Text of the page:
Why Do I Love Ludlow?

Luvlow Graphic copy

I have always loved Ludlow. The town has always held a strong pull that I have never been able to quite explain. I can spend hours in the castle without getting tired of it. The town is a beautiful collection of narrows roads, Tudor buildings and artisan shops. Yet it is undoubtedly the history that draws me to this place. Perhaps it is the array of ‘What Ifs’ from the period of the Wars of the Roses that draws me to the town. I spent a day there earlier this week and thought I’d share some of my favourite things about Ludlow and some of my pictures.

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Ludlow Castle was built in the aftermath of the Norman Conquest by the de Lacy family who retained it until the late thirteenth century. By marriage, the castle was acquired by the Mortimer family. Roger Mortimer was instrumental in deposing King Edward II in 1327, replacing him with the king’s son, for whom Roger acted as regent in his minority. Roger used his power to acquire much land in Shropshire and the Earldom of March, the border region between England and Wales. In 1402 Edmund Mortimer, the 3rd Earl of March, left Ludlow Castle to fight Owain Glyndwr’s Welsh rebellion, only to join them, marry Glyndwr’s daughter and die during a siege of Harlech Castle.

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Richard, Duke of York acquired Ludlow Castle as part of his vast estates and it was to prove a pivotal site during the following fifty years. In 1459 as the Wars of the Roses escalated, the Duke of York made his base within the formidable walls of Ludlow Castle. His wife and younger children had been living at Fotheringhay Castle but Richard moved them to Ludlow for their security. Throughout the summer York’s supporters poured into Ludlow, including the Earl of Salisbury, York’s brother in law, and Salisbury’s son, the infamous Richard Neville, Earl of Warwick – the Kingmaker himself. York’s eldest sons were with him too, Edward Earl of March (later King Edward IV) and Edmund Earl of Rutland. All of these men roamed the grounds of Ludlow Castle formulating strategy and practising their fighting skills.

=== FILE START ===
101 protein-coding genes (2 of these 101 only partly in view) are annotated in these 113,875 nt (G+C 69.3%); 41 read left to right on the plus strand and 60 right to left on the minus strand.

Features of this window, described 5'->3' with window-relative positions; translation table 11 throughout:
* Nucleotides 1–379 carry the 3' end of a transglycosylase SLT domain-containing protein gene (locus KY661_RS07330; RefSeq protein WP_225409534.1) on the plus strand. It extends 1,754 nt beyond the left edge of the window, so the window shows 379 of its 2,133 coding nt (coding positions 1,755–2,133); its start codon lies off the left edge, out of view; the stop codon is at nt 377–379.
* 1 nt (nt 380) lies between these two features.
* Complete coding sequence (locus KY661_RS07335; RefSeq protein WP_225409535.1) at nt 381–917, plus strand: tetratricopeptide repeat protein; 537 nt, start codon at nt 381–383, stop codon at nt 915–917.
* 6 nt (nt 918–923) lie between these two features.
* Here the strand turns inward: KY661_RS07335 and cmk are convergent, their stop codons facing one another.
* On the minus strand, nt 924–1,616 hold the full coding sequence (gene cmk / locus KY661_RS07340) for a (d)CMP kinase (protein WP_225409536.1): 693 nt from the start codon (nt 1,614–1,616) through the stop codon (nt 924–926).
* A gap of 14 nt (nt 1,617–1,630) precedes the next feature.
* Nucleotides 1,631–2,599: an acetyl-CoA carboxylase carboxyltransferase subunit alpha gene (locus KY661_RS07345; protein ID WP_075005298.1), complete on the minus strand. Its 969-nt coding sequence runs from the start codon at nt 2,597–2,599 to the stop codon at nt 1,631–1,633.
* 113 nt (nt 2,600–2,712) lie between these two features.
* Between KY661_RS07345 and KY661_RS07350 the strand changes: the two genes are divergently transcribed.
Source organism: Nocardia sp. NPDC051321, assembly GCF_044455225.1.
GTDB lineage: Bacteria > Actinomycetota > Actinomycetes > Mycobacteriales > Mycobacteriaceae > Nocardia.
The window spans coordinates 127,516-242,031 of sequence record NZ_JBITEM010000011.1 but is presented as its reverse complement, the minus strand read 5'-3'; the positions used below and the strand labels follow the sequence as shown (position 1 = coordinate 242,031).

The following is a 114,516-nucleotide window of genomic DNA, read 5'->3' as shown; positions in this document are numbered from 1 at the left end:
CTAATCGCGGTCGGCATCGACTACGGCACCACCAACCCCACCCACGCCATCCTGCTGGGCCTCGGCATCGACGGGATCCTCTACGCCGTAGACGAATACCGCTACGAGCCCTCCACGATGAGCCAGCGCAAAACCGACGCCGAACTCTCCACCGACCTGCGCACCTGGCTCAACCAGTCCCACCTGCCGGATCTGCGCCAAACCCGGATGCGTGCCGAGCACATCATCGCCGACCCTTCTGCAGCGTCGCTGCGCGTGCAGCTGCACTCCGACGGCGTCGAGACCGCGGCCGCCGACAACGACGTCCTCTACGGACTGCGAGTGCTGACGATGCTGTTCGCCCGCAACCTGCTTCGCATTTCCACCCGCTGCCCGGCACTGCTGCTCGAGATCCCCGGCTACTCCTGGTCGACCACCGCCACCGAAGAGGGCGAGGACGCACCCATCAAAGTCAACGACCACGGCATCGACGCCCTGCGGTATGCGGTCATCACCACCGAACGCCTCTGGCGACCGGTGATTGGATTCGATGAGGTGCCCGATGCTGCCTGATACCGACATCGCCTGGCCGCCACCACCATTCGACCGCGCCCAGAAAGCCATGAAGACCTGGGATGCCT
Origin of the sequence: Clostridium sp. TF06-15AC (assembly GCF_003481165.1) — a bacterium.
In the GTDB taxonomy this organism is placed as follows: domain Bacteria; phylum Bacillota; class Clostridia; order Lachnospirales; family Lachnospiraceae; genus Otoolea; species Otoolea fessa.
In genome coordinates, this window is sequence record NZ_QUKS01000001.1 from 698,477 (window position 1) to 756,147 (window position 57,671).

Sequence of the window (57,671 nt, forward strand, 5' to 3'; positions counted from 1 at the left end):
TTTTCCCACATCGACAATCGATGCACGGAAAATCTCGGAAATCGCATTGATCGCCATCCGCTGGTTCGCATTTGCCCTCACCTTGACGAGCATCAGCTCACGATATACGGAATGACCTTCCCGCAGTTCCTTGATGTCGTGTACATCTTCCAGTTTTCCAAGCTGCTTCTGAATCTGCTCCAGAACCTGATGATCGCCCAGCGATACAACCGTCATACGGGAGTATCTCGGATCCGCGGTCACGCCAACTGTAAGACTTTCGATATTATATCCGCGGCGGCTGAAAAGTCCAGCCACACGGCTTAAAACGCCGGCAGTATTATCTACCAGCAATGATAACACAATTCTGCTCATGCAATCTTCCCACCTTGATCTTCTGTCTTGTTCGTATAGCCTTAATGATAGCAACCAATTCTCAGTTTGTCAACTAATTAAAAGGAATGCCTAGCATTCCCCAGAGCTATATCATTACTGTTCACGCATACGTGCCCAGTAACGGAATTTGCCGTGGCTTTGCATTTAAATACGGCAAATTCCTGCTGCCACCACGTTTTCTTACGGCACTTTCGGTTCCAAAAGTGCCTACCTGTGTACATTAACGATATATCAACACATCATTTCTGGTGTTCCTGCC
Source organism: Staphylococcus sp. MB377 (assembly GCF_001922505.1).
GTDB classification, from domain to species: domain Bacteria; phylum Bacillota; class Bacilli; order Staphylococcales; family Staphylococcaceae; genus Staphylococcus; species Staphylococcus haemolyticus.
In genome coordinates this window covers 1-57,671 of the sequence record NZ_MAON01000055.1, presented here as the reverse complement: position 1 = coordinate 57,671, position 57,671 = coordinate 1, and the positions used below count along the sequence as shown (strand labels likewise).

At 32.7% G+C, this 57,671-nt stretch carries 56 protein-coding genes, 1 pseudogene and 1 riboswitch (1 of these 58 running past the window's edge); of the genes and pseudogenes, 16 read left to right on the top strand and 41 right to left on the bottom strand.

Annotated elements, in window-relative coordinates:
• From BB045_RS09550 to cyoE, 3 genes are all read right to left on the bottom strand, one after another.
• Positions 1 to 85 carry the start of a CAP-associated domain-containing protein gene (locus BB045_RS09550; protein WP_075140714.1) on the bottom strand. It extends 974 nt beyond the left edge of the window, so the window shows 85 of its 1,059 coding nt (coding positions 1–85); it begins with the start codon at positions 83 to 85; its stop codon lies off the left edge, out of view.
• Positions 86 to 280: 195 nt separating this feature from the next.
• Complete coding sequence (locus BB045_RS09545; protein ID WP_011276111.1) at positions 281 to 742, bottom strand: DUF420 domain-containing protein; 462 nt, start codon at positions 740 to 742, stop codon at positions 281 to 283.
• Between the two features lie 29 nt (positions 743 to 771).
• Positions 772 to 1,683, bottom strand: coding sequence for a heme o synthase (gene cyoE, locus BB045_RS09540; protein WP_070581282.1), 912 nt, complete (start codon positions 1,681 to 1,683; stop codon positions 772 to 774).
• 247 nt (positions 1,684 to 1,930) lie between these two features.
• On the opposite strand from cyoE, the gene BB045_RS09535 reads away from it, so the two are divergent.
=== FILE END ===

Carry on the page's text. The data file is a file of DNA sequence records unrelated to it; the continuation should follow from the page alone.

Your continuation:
Richard, Duke of York
Richard, Duke of York

One small face who would have been watching was York’s youngest son, his namesake Richard. The boy celebrated his 7th birthday at Ludlow Castle on 2nd October. It is suggested that this was the first time he would have met his two eldest brothers. This boy was to go on to become King Richard III, and the events of the days that followed his birthday no doubt shaped the man he became.

The Battle of Ludford Bridge nominally took place on 12th October 1459, although there was in fact no fighting. During the night, the Calais garrison, which had been under the command of the Earl of Warwick, deserted and York’s forces were forced to retreat. King Henry VI himself led his army toward the battle and men were unwilling to take the field against the king himself. York and his son Edmund fled to Ireland. Salisbury, Warwick and Edward made for the south coast and escaped to Calais.

In the morning, the King’s army descended upon Ludlow. They found York’s wife, Duchess Cecily, with her two young sons George and Richard, standing alone on the steps of the market cross. The scene is remembered as one of supreme nobility on the part of the Duchess, refusing to cower and hide. For Richard, though, it must have been terrifying. Perhaps Cecily sought to save Ludlow by surrendering willingly, but she did not. As she was hauled to the King with her sons, the army ransacked Ludlow, drinking, stealing and raping until they were sated. The castle was looted of anything of value.

This episode in Richard’s life must have had an impact upon him. Abandoned by his father and his dashing older brothers, his uncle and his cousin in the night. Left to face an army. Doubtless his mother’s actions were noble but how must Richard have felt stood beside her as the rampaging army approached? Frightened? Undoubtedly. Determined not to show it? Perhaps. He was the son of a Duke and had his mother’s example to follow. Did he learn the unfair uncertainty of war that day as he saw Ludlow pillaged like a conquered French town? Did he learn the importance of nobility of action from his brave mother? Did he learn real fear? Did he learn that even family could not be trusted?

When Edward IV became king in 1461, Ludlow became a crown residence. In 1472, Edward sent his eldest son, Edward, Prince of Wales to Ludlow Castle. He set up a royal court there and he was schooled in the art of government, his household run by his maternal uncle, Anthony Woodville, Earl Rivers, currently appearing alongside his sister in the BBC’s The White Queen. For 11 years the Prince was installed at Ludlow Castle, until his father’s death. He left Ludlow then for his own coronation in London, an event destined never to take place.

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The Arrival of Prince Arthur

In 1501, Prince Arthur, eldest son of King Henry VII, older brother of the future King Henry VIII and Prince of Wales was also installed at Ludlow Castle to be prepared for power. He arrived with his new wife, Catherine of Aragon but fell ill the following year, dying at Ludlow Castle on 2nd April 1502. Arthur’s body was buried at Worcester Cathedral (another beautiful place well worth a visit!) but his heart was buried in St Laurence’s in Ludlow. Catherine of Aragon’s daughter Mary later spent three winters at Ludlow Castle between 1525 and 1528.